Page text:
Of course, many of the director’s fans no doubt take umbrage with critics who focus on the appropriation conversation (and certainly, months into this particular controversy, this discussion is no doubt getting exhausting for everyone: defenders, onlookers, and critics), but the sad truth is, absent the movie’s place in that dialogue, it doesn’t really amount to much. Isle of Dogs is itself a film about otherism, and it does itself a massive disservice to engage so recklessly in politics that undermine that message. One wonders about these contradictions, whether the stereotypes might be self-aware, or at least self-conscious. Intended or not, this is a film that skirts alongside the politics of contemporary refugee crises, immigration crackdowns, genocide, nationalism, racism — even global warming. Despite what should be read as broad thematic gestures toward cultural sensitivity, the film itself is undoubtedly insensitive. Anderson’s imagination has flourished this decade, but in Isle of Dogs, his fantasies at least partially serve hegemonic ideologies and privilege — essentially, a maintenance of the status quo. Outside of its distinctive images, Anderson’s imagination fails the movie.


This is what some people mean when they say a movie values “style over substance”, but like most films, Isle of Dogs can’t be characterized by such strict hierarchies. The issue, instead, is that the film’s style — its visual flair, its snarky and ironic humor — is self-evident, whereas its substance is vague, conditional, and at times, hard to digest. Isle of Dogs is the kind of movie that’s productive to discuss within the context of the cultural conversations happening around it, and thanks to a deep cast and a supreme level of craftsmanship, it’s even fun to watch. But looking back on my time with the film, I’ve only grown cooler to the experience. It sabotages its own message. What do we do with a movie that’s stylistically sharp and polished, but so substantively confused?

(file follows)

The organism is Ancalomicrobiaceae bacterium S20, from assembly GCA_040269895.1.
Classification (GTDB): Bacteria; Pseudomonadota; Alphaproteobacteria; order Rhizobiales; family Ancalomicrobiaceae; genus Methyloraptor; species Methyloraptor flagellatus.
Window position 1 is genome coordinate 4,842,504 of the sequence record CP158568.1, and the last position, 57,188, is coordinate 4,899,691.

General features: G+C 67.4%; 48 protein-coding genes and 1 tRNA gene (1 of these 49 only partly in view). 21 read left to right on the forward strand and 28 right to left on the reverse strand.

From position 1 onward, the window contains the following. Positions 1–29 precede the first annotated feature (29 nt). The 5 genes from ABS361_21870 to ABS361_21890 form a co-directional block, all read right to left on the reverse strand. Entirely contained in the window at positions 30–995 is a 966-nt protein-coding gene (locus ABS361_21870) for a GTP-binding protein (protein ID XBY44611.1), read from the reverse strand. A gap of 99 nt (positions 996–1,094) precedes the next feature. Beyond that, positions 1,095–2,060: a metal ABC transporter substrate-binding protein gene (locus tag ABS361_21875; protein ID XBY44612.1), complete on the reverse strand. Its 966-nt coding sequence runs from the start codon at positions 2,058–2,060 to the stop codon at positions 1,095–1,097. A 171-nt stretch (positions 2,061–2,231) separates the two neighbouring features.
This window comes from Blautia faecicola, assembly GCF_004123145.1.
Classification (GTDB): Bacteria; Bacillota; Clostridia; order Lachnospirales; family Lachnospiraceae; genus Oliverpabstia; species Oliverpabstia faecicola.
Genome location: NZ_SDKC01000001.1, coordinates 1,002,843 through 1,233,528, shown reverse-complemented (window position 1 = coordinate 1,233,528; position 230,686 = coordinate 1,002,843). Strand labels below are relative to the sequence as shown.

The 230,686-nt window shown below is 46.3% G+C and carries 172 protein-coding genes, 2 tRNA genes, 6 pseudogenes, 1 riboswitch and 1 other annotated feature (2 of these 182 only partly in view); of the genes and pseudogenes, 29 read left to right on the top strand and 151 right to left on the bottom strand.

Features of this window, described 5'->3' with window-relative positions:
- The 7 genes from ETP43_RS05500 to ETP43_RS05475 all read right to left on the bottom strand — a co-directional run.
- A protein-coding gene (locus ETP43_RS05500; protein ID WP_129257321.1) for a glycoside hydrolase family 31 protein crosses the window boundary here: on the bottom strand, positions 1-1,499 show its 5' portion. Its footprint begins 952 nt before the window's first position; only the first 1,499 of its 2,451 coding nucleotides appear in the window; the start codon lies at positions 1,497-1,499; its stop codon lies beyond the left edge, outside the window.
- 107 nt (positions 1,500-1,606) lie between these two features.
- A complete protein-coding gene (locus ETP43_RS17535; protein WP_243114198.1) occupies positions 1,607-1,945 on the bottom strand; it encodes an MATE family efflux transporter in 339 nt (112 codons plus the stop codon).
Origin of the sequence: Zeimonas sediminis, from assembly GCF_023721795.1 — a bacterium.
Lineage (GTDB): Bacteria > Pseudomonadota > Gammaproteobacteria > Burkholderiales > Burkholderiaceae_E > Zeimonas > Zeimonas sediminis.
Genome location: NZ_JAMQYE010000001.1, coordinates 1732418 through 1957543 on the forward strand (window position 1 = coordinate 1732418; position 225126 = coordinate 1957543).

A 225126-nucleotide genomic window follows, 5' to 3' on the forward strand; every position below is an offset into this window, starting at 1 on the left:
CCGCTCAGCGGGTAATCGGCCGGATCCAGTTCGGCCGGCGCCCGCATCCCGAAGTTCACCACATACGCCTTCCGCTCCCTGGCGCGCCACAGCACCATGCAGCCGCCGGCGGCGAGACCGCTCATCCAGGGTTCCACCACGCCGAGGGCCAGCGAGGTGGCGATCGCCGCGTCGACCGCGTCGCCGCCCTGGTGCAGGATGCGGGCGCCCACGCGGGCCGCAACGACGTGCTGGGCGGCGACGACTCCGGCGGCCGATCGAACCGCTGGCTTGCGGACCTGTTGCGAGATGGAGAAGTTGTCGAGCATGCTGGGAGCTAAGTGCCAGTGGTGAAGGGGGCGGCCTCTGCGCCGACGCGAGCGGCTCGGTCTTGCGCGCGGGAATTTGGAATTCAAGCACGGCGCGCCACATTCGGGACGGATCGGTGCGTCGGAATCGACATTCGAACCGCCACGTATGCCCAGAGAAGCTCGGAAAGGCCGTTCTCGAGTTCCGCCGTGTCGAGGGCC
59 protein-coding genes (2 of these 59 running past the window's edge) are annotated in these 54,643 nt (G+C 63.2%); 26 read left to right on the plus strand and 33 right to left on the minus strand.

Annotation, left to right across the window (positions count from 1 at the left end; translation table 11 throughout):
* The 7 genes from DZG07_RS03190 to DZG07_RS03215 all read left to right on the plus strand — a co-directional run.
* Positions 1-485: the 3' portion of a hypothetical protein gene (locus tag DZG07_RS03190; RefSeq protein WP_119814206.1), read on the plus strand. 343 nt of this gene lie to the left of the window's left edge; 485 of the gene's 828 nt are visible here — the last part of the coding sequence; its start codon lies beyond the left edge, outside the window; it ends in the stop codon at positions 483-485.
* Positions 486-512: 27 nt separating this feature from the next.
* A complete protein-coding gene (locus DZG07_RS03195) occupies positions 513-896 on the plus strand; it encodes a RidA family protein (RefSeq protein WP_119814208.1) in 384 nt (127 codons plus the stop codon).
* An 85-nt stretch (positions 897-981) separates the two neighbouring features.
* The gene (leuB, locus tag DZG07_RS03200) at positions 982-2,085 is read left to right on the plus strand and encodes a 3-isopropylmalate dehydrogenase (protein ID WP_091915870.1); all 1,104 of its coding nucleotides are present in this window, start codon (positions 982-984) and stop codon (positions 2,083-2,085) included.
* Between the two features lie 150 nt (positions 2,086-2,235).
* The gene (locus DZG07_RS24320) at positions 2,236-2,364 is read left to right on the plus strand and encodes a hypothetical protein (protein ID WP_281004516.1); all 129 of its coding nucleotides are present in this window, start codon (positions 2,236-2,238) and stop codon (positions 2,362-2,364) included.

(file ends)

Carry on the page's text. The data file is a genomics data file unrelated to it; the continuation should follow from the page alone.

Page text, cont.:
Truthfully, Isle of Dogs is at its best when Anderson and his co-writers, the animators and designers, and the actors, cinematographer, and editors employ their collective imagination. When they instead insist on cobbling together an aesthetic from superficial elements of Japanese culture, plucking narrative strands from Anderson’s superior work, or distracting with generic plot points and empty secondary characters, it draws attention away from the movie’s beautiful core: a story of companionship and bonding, of the importance of a connected and affectionate society, and of a world that recognizes the value of diversity. Anderson’s imagination is put to good use in the movie’s singular imagery, its ironic comedy, and a handful of charming characters, but his lack of imagination in the story and the world itself define the film, as well. Isle of Dogs is a movie that is intensely enchanting, and easily one of the best-looking films of the year, but it doesn’t fulfill its own purpose. Anderson can dream up better.

The Isle of Dogs Blu-ray is paired with a handful of short promotional featurettes which grant an awe-inspiring look behind the scenes at the animation process, the creation of the puppets, the implementation of practical special effects, and the conception of the unique and detailed environments of Trash Island and Megasaki City. These supplements are uniformly fascinating, but with a length of two-to-four minutes each, they’re also far too brief (and already freely available to watch on the usual promotional channels). Also included are cast interviews, a gallery of promotional images, and a theatrical trailer. The cast interviews are slight, typical promo material condensed into one five-minute featurette, but they’re adorably animated with the same stunning quality (and comedic timing) of the film itself. These special features are well worth a perusal, but don’t add much substance to the package as a whole.

RATING 6 / 10